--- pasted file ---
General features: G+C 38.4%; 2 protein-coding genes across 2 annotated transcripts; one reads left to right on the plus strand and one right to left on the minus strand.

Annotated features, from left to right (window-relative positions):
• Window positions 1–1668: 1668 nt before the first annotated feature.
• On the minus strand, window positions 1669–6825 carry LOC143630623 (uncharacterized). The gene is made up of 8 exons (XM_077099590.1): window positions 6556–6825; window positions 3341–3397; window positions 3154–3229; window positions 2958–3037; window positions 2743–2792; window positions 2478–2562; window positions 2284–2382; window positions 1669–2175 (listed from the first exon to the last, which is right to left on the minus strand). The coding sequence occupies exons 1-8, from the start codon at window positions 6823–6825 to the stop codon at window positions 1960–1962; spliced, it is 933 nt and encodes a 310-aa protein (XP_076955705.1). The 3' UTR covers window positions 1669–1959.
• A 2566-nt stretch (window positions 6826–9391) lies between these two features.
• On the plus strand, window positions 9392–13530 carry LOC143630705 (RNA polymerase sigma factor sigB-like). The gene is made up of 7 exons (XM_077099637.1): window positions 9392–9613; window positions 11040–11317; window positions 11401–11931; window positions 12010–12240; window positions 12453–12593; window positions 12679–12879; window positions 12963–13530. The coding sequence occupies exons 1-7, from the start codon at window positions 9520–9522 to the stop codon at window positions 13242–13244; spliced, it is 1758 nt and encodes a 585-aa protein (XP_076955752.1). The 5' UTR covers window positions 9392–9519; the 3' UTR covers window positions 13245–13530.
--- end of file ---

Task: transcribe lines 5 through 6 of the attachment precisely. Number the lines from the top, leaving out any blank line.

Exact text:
• A 2566-nt stretch (window positions 6826–9391) lies between these two features.
• On the plus strand, window positions 9392–13530 carry LOC143630705 (RNA polymerase sigma factor sigB-like). The gene is made up of 7 exons (XM_077099637.1): window positions 9392–9613; window positions 11040–11317; window positions 11401–11931; window positions 12010–12240; window positions 12453–12593; window positions 12679–12879; window positions 12963–13530. The coding sequence occupies exons 1-7, from the start codon at window positions 9520–9522 to the stop codon at window positions 13242–13244; spliced, it is 1758 nt and encodes a 585-aa protein (XP_076955752.1). The 5' UTR covers window positions 9392–9519; the 3' UTR covers window positions 13245–13530.